Happy Kwanzaa

HOLBROOK, NY (Special to OnSachem.com / OnTownMedia.com) — As we engage in many types of celebration during this holiday season, I urge you to please remember Kwanzaa.

Though not as popular as Christmas or Hanukah, a remembrance of Kwanzaa is as important today as ever before. Perhaps, even more so.

For those who are not familiar with Kwanzaa, it is an annual weeklong celebration beginning Dec. 26 and ending on Jan. 1 with gift-giving and a feast.

It is celebrated in the United States, Canada, the Caribbean and other countries of the African diaspora.

It was conceptually birthed by Dr. Maulana Karenga and first celebrated in the U.S. in 1966. While the celebration is Pan-African in both style and content, it is a celebration that all people can participate.

Kwanzaa weeklong celebration begins Dec. 26

Kwanzaa is modeled after African harvest celebrations—the name of the holiday is Swahili for "first fruits." Red, black, and green, and the number seven are important symbols of the holiday, which begins on Dec. 26.

Kwanzaa stands on seven main principles.

 

1.Umoja: Unity.

We are to unify the family, community, nation, and our people, if success is to ever be a reality. Parents need to be parents, community leaders must lay aside petty issues and unite the community, and education must become more than learning answers for a standardized test. Umoja understands that united we stand, divided we fall.

2. Kujichagulia: Self-determination.

We have the responsibility and power to create the fundamentally new in our lives. We may have been victimized by systems and powers, but we can re-create our own destiny. Our corporate and individual motto must be ‘I can do all things.’

3. Ujima: Collective work and responsibility.

We must build and maintain our community together. Clearly, we have a call stop the violence and dehumanization we experience our community.

If city budgets don’t include community-oriented policing and community building, build our own protocol and demand that it be observed.

If poor and children of color are behind educationally, set up our own tutoring programs in these churches that keep asking for offerings for the “building fund.”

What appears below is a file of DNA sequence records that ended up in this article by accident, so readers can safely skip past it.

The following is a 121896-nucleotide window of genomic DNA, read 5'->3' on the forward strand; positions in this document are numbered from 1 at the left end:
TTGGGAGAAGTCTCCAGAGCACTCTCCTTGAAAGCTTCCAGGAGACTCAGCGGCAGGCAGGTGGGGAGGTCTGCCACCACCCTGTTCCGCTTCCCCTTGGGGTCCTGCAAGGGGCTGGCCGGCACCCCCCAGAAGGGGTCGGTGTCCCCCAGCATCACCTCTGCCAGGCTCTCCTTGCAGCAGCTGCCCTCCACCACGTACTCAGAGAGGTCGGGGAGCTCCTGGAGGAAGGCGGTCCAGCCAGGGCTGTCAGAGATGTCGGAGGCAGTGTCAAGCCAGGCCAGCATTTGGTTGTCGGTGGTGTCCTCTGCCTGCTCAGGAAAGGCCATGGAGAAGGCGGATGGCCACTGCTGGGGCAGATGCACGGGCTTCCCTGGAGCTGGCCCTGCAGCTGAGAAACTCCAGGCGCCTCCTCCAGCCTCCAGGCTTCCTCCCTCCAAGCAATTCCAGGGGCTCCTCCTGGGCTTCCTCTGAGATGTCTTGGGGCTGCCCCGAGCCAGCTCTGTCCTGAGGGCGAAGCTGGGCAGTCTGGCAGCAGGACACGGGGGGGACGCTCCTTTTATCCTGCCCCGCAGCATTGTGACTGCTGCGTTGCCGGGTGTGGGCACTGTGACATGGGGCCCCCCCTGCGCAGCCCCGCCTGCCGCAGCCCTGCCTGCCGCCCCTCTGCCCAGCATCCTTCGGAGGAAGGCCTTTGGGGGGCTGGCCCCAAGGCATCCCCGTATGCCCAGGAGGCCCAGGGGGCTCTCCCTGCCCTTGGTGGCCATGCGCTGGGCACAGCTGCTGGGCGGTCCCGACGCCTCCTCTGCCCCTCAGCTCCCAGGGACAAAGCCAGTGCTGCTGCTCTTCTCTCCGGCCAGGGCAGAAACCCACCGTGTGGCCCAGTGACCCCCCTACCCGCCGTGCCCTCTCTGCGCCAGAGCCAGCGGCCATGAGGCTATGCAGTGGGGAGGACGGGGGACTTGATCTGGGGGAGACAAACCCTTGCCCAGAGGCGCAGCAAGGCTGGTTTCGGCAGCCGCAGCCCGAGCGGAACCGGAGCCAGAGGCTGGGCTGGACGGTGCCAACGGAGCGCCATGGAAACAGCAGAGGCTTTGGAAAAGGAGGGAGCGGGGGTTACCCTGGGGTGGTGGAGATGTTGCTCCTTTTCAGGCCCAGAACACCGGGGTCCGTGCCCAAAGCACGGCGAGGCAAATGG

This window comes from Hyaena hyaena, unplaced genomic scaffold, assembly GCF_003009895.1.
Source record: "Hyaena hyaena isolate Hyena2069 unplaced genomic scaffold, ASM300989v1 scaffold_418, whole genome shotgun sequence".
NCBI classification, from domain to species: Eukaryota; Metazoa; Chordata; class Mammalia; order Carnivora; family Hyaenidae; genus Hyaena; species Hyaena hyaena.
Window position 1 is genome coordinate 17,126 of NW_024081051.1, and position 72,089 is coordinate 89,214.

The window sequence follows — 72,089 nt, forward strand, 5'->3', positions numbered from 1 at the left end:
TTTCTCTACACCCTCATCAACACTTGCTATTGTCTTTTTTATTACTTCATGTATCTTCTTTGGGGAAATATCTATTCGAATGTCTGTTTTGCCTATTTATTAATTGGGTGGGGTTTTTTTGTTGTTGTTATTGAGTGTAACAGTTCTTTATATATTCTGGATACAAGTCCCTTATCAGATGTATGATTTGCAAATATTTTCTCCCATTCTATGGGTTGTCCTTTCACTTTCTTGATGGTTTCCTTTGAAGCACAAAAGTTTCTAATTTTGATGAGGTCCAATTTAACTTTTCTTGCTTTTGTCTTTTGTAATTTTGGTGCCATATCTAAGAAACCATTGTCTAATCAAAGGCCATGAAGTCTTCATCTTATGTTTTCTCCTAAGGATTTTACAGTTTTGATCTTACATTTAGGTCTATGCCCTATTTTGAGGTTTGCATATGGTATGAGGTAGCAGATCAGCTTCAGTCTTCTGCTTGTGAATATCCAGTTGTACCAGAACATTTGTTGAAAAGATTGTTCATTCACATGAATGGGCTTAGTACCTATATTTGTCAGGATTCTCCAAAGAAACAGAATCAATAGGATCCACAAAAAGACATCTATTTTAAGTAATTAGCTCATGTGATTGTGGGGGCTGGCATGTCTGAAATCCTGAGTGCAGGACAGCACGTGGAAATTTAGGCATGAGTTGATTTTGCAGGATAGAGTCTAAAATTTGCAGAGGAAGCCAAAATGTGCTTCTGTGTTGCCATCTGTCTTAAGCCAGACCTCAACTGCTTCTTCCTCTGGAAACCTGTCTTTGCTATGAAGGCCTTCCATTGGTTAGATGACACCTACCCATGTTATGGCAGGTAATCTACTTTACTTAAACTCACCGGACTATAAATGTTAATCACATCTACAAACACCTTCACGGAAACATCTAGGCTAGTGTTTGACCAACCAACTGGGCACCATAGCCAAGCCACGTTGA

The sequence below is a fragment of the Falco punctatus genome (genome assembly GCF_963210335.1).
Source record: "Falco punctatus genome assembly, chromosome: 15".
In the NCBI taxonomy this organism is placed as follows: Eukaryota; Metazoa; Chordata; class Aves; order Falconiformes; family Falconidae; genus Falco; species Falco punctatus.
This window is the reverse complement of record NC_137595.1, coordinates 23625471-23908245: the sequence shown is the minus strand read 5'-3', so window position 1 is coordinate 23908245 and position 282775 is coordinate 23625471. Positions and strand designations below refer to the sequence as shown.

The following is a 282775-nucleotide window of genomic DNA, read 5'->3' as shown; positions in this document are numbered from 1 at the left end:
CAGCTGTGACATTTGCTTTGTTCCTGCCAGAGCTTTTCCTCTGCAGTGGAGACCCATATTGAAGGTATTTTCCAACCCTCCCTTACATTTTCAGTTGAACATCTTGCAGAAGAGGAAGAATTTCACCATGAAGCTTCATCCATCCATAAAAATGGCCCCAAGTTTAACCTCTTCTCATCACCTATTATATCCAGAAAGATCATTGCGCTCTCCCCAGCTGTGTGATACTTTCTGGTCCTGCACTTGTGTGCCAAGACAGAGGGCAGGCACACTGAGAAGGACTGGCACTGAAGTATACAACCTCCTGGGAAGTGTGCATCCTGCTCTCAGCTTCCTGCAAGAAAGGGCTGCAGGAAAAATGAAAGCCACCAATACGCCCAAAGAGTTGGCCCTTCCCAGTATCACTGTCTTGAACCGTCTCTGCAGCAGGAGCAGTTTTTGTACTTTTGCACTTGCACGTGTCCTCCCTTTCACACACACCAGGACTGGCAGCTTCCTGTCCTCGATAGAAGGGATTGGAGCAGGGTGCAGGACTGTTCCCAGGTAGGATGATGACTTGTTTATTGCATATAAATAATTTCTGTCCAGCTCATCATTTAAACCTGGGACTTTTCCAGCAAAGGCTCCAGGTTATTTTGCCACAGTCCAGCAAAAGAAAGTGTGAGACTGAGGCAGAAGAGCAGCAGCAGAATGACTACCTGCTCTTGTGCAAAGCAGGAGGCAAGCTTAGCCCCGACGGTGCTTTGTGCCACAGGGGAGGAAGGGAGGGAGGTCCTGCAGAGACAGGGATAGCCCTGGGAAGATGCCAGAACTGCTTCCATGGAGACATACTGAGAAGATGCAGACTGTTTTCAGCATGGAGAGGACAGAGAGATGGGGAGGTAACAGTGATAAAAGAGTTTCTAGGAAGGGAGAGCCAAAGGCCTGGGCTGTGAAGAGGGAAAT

Feed ourselves, grow our own food. Build co-ops for child-care and health resource lcenters.

We have the talent. Do we have the desire?

4. Ujamaa: Collective economics.

Most black dollars leave our community and support our communities.


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This principle encourages the communities of color to invest black and brown dollars in the community and build and grow national and global networks of economic opportunity.

For example, one of the first things the black community did after slavery was to build black educational centers and black businesses. Education and economics make a once-enslaved people free.

5. Nia: Purpose.

We must regain the purpose of our lives. It is not to be gangsters and drug dependents.

Aspiring to be the “black bourgeoisie” cannot the goal. Our purpose is to live in a manner that honors our ancestors and inspires our children and their children toward greatness.

Our purpose must be to live with moral integrity and reject the seduction of racism, sexism, homophobia, ageism, materialism and militarism.

6. Kuumba: Creativity.

This principle is obvious: we are compelled to make the community, nation, and our people better than how we found them by employing the best of our creativity and imagination. If what we have used before has not worked, try something else. Imagine the unimaginable.

7. Imani: Faith.

I believe that faith is the substance of things hoped for, and the evidence of things unseen. It was the faith we possessed by the Christianity of Africa and not of the oppressor, that caused us to believe that trouble will not last always.

Because we realized that “I am because we are,” we maintained a faith in others who were our color and those that were not, in other faith practitioners (some Christian and some who were not).

The only criterion was, ’do you dared to catch the vision of a fundamentally new society?’ If so, faith will take us through.

We had a faith in the God of our weary years and our silent tears, not prosperity ministry, exclusion and privilege. It was and is the faith that empowered us in our worst times and keeps alive the hope of better days to come.

This same kind of faith calls us to hold on to it today.

In this time of division, hostility, and despair I believe celebrating Kwanzaa can give us the occasion to re-capture a greater sense of self, purpose, community, and the God who sets at liberty those who are oppressed.

In doing so we may re-imagine ourselves as victors and not victims, as an empowered, united community, and not each other’s mortal enemies.

Happy Hanukah, Merry Christmas, and a joyous, empowering Kwanzaa.


About the Author:

The Rev. C.W. Dawson Jr. writes for the Missourian, part of the TownNews Content Exchange network, which includes OnSachem News. This article was originally published Dec. 26, 2019. Rev. Dawson was the first African American to earn a Ph.D. in philosophy at the University of Missouri (MU). He teaches at Columbia College and Moberly Area Community College in Missouri.

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